Dogs

    “D” is for Divorce

    I was watching my favorite video on the internet right now when I came across this video about an episode of Sesame Street called “D” is for Divorce:

    As described by the Daily Mail:

    Sesame Street has aired an episode which deals with the sensitive issue of divorce for the first time.

    A scene on the issue had been originally written for the show in 1992 – but was a disaster when tested before an audience of pre-schoolers who misunderstood and became upset.

    The idea was shelved until this year – when writers came up with a slot featuring a fairy called Abby Cadabby whose parents have been divorced for a while. The 13-minute segment will be aired online today.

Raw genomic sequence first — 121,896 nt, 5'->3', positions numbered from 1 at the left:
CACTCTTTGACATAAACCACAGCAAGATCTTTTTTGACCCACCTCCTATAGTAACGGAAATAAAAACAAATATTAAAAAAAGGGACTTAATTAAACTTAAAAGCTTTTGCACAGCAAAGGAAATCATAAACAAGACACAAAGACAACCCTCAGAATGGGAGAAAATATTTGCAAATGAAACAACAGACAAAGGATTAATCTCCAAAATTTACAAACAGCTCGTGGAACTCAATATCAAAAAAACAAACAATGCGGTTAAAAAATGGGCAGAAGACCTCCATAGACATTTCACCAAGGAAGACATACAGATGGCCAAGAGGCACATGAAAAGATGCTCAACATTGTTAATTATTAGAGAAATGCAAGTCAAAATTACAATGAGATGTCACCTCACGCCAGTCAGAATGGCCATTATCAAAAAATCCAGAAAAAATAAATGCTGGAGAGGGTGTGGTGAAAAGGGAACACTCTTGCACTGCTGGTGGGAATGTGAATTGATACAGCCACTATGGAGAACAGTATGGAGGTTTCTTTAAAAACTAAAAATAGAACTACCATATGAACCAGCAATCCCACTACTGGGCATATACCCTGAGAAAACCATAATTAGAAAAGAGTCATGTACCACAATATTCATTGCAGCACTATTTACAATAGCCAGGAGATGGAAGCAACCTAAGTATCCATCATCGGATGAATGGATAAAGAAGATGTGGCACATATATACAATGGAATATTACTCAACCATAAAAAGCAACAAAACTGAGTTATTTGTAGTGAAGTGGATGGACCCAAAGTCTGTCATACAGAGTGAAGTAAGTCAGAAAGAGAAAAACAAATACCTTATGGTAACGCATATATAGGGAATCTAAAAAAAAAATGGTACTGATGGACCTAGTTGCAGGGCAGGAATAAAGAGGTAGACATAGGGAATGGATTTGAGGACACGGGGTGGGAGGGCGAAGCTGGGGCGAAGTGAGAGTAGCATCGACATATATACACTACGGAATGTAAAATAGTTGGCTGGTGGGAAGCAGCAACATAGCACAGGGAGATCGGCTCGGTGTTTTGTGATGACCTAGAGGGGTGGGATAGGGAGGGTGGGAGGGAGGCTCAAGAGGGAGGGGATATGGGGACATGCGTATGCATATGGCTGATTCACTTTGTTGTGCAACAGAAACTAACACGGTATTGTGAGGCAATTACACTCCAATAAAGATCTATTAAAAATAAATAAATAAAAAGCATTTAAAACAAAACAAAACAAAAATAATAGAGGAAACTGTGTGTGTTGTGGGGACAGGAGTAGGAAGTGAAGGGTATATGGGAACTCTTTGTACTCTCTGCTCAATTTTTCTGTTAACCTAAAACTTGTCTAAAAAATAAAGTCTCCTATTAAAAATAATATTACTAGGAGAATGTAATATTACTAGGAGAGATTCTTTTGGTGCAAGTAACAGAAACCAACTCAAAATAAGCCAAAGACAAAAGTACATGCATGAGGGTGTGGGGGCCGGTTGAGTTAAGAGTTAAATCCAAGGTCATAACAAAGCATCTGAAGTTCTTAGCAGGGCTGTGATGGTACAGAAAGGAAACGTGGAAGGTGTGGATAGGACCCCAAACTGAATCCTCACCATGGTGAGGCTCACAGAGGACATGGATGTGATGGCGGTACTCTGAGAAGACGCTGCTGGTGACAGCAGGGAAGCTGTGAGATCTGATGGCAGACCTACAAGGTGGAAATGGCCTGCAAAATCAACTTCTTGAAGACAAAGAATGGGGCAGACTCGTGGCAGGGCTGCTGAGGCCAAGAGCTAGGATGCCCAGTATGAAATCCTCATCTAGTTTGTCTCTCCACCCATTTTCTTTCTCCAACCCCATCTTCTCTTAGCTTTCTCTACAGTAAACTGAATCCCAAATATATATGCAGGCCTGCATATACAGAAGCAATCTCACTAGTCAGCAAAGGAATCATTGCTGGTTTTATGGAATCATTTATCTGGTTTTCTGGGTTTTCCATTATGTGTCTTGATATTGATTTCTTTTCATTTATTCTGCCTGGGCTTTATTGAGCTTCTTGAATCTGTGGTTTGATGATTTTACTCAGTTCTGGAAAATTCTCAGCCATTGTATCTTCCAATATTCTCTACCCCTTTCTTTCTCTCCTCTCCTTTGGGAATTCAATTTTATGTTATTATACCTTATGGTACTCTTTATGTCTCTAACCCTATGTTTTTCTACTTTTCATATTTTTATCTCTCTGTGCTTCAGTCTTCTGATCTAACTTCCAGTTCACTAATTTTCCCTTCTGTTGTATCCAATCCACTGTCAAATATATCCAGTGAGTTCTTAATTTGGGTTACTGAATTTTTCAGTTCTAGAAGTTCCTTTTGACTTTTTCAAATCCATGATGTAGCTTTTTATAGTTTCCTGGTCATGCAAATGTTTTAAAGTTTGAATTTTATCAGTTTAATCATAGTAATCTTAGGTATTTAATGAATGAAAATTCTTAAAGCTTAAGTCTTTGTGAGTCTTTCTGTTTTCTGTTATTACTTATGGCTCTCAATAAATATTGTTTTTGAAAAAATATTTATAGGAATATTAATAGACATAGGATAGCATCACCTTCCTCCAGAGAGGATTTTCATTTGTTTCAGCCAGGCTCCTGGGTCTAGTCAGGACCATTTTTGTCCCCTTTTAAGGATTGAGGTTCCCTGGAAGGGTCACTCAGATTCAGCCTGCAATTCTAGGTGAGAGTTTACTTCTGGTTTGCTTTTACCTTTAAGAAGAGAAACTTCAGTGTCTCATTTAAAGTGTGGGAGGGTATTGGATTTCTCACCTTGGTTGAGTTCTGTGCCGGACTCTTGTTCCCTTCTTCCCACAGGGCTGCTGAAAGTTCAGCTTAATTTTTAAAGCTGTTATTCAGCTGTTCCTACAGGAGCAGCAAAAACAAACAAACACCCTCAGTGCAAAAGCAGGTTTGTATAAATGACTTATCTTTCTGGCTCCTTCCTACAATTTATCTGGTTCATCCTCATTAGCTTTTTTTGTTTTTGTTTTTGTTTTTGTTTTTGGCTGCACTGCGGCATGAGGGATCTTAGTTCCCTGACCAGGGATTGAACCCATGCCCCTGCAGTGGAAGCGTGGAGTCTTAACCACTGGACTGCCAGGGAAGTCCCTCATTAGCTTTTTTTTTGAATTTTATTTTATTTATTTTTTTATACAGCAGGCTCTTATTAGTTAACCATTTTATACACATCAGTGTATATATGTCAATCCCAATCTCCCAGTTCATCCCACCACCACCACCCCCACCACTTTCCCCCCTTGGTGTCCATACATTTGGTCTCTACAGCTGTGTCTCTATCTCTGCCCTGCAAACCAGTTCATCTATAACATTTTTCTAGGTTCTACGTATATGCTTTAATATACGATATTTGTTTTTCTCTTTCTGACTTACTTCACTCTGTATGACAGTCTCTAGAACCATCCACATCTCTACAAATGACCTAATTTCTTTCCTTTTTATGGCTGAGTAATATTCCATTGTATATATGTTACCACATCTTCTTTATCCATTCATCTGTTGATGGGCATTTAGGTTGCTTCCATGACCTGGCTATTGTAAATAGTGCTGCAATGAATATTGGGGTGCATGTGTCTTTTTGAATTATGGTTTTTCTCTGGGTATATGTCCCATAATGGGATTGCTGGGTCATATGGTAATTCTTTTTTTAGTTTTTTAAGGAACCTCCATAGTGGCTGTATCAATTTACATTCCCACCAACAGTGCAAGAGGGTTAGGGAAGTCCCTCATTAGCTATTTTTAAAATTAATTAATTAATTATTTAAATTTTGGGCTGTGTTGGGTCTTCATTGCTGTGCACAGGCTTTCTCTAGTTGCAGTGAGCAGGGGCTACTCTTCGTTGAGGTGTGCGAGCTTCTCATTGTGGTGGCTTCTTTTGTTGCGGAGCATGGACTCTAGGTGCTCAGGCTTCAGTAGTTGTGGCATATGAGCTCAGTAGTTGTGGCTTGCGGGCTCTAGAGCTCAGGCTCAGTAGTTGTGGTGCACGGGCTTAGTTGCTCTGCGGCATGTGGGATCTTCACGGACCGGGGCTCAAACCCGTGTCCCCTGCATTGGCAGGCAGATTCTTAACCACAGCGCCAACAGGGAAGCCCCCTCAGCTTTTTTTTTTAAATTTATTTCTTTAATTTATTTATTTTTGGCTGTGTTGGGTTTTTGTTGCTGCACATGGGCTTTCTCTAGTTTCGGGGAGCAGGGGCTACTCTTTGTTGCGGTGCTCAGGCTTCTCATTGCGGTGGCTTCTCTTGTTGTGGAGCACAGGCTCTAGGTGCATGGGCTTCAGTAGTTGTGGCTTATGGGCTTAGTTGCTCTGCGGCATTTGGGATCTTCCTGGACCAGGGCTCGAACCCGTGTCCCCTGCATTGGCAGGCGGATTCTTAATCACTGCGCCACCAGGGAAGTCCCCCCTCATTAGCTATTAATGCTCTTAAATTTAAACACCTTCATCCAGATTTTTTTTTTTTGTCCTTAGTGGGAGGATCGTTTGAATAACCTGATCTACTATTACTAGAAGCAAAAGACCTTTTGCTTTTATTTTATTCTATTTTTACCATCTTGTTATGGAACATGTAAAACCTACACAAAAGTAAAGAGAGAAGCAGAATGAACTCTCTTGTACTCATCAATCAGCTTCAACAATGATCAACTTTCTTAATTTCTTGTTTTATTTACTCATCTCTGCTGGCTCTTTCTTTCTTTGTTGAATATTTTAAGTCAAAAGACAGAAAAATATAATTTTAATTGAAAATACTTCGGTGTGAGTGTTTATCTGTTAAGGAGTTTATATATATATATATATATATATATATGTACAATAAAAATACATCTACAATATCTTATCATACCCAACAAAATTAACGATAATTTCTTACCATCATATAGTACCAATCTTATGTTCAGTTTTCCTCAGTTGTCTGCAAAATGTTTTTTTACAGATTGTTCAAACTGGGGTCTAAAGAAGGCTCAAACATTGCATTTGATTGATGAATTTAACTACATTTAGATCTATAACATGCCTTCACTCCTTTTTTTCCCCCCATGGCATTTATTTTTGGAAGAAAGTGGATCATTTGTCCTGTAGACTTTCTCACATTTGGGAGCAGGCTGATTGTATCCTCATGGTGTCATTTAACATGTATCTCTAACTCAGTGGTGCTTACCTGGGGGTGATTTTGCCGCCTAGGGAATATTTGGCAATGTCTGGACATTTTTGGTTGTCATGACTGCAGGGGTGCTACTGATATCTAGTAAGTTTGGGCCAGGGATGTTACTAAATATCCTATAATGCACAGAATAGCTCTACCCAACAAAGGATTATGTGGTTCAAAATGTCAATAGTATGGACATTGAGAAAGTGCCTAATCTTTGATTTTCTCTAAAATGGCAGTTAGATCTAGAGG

Check out the online article and the above video describing the making of the episode.  You can also find a summary of the 1992 episode, that was never aired, on Wikipedia.

    Divorce: how long does it take?

    Kim Kardashian separated from Kris Humphries after 72 days of marriage, but 365 days later, the divorce proceedings are still inching towards trial.

    As reported in the Vancouver Sun:

    Superior Court Judge Stephen Moloney told attorneys for Kardashian and NBA player Kris Humphries to return to court in mid-February to set a trial date to either dissolve or annul the couple’s 72-day marriage. He didn’t set a deadline for depositions and other pre-trial investigation to be completed, but indicated a trial could be held early next year if it is ready by Feb. 15.

     So how long does it take to get a divorce?